Study finds that language is not a major barrier to access to thyroid cancer care for Hispanic patients at a large urban hospital with ample interpretation services and a robust community network.
Incidence across all tumor sizes of differentiated thyroid cancer has more than tripled in the US over the last decade. Moreover, a previous study found that patients in Bellevue Hospital Center—New York City's flagship public hospital, where 98% of patients are uninsured or enrolled in government insurance plans—presented with significantly more advanced stage of differentiated thyroid cancer than those at the private, adjacent university hospital NYU Langone Medical Center, in New York, NY.
Based on that information, focus groups and key informant interviews conducted in Spanish by Alexandra H. León-Guerrero and colleagues from the Department of Surgery at NYU Langone Medical Center examined access to care and knowledge of diagnosis and treatment among adult primarily Spanish-speaking patients receiving treatment for differentiated thyroid carcinoma at Bellevue Hospital Center. The team of researchers concluded that patient education and a culturally sensitive approach are important to optimize care in this demographic, emphasizing the importance of targeted education and a culturally-focused approach towards care.
The results of these focus groups were presented at the 83rd Annual Meeting of the American Thyroid Association, in San Juan, Puerto Rico, on October 18, 2013.
According to Navim D. Bhatia, a member of the research team, between 2007 and 2012, Hispanic patients were the second largest ethnic population (37%) with differentiated thyroid cancer at Bellevue Hospital Center (the first group was Asians at 49%). The research team aimed to evaluate Hispanic patients’ with differentiated thyroid cancer understanding of disease mechanism and available health care resources, and to identify potential barriers to care. As a secondary objective, the team would apply those results toward increasing patient knowledge and removing barriers to enhance care and to identify patients at an earlier stage of disease.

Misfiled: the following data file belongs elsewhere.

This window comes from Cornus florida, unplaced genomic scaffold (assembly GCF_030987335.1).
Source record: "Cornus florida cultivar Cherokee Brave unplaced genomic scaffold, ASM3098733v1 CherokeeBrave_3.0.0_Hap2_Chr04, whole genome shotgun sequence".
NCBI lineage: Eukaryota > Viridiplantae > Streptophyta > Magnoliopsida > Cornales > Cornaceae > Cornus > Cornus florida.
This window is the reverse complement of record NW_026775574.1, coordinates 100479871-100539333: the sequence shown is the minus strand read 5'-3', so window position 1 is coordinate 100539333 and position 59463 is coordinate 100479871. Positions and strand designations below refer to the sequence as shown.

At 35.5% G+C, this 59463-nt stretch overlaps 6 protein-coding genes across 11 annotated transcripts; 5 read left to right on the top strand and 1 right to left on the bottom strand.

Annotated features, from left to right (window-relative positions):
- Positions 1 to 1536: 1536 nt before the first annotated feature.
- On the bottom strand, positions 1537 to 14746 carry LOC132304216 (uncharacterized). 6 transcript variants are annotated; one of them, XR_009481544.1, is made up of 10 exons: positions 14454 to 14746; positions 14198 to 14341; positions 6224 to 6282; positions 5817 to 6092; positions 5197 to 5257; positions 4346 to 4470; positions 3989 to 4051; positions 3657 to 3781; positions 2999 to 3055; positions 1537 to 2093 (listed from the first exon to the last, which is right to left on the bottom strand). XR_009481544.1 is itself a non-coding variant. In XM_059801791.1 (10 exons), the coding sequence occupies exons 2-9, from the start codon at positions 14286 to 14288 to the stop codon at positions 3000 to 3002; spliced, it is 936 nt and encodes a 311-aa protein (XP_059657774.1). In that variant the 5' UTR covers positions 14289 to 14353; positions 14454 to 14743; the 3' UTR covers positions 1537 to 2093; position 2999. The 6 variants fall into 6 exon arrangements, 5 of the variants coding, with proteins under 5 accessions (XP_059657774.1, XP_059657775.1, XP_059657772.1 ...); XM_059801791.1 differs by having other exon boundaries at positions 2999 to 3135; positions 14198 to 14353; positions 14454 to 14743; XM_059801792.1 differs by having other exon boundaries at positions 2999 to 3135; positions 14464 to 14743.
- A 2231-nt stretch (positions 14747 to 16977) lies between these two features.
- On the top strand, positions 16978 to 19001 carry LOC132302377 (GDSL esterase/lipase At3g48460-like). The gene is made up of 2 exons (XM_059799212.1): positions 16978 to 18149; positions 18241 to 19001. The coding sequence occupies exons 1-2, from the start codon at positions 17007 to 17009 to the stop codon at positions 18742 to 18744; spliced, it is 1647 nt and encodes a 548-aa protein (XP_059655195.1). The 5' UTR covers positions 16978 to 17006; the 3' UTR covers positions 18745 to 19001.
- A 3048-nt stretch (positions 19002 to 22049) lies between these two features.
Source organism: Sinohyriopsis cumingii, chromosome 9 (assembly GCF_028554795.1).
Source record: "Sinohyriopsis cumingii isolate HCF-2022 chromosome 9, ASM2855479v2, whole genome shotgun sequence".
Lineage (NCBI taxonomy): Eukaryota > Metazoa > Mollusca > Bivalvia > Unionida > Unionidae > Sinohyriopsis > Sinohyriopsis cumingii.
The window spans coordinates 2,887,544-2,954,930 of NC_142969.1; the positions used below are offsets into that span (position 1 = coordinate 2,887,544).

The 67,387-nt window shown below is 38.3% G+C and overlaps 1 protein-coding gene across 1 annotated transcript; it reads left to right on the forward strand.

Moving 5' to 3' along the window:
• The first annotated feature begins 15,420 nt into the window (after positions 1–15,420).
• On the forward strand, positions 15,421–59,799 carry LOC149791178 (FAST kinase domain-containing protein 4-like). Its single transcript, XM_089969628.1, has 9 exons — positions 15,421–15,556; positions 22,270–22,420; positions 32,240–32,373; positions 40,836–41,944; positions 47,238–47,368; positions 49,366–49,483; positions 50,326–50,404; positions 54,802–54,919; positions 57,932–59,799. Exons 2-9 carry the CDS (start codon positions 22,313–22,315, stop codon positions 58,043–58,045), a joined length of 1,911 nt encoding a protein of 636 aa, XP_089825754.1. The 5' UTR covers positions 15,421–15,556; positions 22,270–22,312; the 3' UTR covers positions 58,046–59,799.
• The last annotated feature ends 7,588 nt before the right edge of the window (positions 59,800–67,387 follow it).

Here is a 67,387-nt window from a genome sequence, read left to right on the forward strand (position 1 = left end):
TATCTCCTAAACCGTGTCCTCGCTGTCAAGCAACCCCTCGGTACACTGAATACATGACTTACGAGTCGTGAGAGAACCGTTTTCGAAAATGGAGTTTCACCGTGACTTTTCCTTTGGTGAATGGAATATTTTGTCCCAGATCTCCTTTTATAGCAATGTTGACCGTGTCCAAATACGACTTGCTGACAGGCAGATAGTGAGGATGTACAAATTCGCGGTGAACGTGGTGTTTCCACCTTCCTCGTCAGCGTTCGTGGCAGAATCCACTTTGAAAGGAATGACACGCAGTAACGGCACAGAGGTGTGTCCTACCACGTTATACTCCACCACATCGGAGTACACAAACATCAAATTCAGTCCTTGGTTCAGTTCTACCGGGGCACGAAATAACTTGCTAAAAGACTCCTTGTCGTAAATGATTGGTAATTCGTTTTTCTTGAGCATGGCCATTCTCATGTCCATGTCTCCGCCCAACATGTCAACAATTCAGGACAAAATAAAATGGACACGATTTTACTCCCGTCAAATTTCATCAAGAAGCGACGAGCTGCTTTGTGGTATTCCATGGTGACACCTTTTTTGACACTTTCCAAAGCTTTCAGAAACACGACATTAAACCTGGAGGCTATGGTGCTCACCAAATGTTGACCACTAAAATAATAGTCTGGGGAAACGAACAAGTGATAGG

Sixteen out of 50 eligible patients participated in the study. While all expressed a preference for Spanish when discussing medical care, no patient found language to be a barrier and all reported unimpeded access to primary care, although communication depended on ready availability of interpreting services and community networks serving as an important information source of public health services.
The majority of patients (62.5%) reported limited to no knowledge of thyroid cancer prior to diagnosis. However, the interviews reflected that Hispanics promote a culture of openness among community members toward discussing health care issues. Differentiated thyroid cancer was most commonly diagnosed in this patient population following presentation with a self-reported nodule or symptoms associated with hypo/hyperthyroidism, which prompted further work-up. A small minority of patients was diagnosed initially on imaging. Thirty-seven percent of participants expressed a belief in the value of alternative medicine as a complementary modality, but it did not contribute to delays in diagnosis.